Don't believe the hype – but some names do deliver

Hands up if you've ever given in to the temptation to see a movie based on hype.

I don't mean the standard promotion that accompanies a film – the star interviews, red-carpet premieres and so on. I'm referring to the rather iffy practice of advertising a film "from the producers" of an earlier, bigger hit.

I've always been wary of this dubious habit, seeing it as blatant bandwagon jumping.

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Ever taken a close look at the credits of a big movie? Ever noticed how there is generally one (or, very occasionally, two) credited directors while producers seem to infest the project like locusts?

Real producers hold the key to the secrets on the making of any movie. They know where all the bodies are buried. These are the people who, physically, do the day job by raising finance, steering the film through gestation through production to completion and overseeing the director's vision.

Good, genuine producers offer crucial back-up to the creative team. What they don't do is attach themselves to a film, claim a credit but actually do very little. It's a phenomenon that is increasingly taking root and, when investigated, amounts to very little.

Many big studio pictures boast a multitude of producers. Similarly, the abundance of films listed as co-productions, with several companies on board as financiers, inevitably list upwards of a dozen producers, often in associate or executive capacities.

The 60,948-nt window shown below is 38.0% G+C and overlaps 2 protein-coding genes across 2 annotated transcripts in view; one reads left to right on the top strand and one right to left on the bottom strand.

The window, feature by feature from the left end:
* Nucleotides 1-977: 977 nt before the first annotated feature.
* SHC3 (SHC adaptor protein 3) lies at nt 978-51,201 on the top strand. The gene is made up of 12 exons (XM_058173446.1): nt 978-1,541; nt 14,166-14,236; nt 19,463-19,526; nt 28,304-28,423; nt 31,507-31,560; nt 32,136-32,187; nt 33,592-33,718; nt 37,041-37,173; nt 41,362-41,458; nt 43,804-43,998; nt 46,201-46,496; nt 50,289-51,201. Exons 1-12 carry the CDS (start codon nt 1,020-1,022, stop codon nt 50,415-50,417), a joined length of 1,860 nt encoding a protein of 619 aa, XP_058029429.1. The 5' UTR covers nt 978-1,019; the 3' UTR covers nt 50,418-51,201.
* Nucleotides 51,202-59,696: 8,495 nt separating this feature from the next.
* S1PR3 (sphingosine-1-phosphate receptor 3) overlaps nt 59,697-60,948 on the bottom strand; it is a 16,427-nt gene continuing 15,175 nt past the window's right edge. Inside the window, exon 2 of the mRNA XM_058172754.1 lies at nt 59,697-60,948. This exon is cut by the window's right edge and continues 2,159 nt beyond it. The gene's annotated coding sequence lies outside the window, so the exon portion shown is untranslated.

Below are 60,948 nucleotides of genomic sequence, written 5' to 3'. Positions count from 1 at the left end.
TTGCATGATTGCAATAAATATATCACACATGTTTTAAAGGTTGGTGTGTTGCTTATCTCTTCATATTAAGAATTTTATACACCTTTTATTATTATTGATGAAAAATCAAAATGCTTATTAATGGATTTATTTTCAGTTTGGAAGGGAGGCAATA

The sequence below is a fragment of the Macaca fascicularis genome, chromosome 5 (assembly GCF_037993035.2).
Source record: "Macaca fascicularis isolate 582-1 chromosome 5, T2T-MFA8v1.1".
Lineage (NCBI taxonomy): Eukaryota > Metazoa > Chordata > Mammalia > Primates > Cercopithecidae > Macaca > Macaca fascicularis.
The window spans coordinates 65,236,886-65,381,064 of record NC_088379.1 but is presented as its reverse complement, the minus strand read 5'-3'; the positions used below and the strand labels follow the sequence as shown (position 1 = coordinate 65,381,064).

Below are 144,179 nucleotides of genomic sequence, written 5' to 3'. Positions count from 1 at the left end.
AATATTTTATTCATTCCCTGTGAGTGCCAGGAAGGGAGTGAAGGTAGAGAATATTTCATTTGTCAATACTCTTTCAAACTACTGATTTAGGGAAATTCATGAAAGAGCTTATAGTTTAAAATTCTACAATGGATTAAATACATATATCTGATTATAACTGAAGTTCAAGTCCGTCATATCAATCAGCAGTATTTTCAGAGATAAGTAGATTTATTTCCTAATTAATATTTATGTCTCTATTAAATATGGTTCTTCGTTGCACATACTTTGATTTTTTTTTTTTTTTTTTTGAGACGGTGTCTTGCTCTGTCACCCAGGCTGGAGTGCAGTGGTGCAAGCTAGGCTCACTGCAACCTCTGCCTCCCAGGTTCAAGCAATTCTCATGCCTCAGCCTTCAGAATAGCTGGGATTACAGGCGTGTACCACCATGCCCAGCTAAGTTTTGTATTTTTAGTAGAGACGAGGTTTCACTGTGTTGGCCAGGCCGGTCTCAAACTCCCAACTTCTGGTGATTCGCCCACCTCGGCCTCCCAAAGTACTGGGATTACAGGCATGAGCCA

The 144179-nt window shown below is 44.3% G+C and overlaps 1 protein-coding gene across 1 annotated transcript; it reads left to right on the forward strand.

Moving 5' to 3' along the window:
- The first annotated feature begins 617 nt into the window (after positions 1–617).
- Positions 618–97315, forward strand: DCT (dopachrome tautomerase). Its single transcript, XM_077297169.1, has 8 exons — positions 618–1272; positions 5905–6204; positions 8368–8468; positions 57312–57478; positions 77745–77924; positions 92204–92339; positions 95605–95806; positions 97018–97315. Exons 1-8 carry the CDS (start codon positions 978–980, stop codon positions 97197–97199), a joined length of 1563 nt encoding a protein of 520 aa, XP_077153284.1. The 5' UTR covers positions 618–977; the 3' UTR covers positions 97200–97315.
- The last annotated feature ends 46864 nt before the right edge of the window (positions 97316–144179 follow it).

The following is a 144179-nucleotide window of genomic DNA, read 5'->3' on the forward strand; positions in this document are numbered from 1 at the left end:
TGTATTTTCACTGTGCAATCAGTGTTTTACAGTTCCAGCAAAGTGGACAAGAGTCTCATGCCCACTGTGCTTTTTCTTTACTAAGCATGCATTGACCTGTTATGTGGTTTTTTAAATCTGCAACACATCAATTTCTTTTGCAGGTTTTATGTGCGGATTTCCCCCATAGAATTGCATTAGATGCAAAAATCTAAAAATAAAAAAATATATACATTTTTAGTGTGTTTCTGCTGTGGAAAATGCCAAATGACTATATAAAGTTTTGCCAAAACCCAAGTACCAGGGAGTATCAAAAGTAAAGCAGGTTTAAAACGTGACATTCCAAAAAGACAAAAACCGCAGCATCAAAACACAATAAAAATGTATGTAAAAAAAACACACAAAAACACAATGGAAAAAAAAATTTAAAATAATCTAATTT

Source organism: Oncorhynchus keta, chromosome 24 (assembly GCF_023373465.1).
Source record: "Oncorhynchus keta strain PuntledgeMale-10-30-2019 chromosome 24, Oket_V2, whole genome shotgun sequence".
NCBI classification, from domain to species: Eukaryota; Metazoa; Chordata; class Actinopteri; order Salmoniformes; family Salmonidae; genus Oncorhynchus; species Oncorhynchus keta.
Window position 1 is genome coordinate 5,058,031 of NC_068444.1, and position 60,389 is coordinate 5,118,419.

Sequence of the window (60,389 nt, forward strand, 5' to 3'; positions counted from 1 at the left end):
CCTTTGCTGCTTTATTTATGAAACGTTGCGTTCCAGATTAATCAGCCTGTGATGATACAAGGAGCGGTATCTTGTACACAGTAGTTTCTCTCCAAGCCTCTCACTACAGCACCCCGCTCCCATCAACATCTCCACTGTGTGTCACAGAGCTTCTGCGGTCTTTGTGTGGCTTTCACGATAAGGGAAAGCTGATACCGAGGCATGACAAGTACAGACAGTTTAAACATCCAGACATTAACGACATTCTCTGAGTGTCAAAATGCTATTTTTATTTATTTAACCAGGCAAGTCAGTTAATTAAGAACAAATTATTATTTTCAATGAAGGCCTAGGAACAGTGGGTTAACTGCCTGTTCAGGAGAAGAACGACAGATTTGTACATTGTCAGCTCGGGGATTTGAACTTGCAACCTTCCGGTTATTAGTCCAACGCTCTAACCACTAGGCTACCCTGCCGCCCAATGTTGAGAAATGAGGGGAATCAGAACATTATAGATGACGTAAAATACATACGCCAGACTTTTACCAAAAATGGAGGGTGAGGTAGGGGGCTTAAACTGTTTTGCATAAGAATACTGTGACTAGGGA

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I sincerely doubt it means very much. Signing a cheque and handing over a wad of dosh doesn't make one a viable producer. But at least

it ensures a nice credit on the CV.

Let us pause and consider Avatar. Co-produced by James Cameron with Jon Landau (and half-a-dozen others) and borne of the vision of its director, Avatar is officially on track to become the highest-grossing movie of all time, smashing the record held by Titanic, which, as we all know, was also helmed by Cameron.

In its first five weeks of release, Avatar has raked in $504m in North America alone. It remains the number one title in all the major territories – including Russia, the UK, Iceland and Hong Kong – with the exception of Sweden and, after big wins at the Golden Globes, could well repeat Titanic's success at the Oscars.

Observing its runaway success since December, I have mulled over its various attractions to audiences.

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Clearly, that prospect of watching a ground-breaking motion picture appealed to many. Seeing Cameron's first movie in 12 years was a big draw. The concept was magnetic.

I bet only a minority bothered to check out the producers. Number people aren't sexy. But in Avatar's case, they got the job done. And how.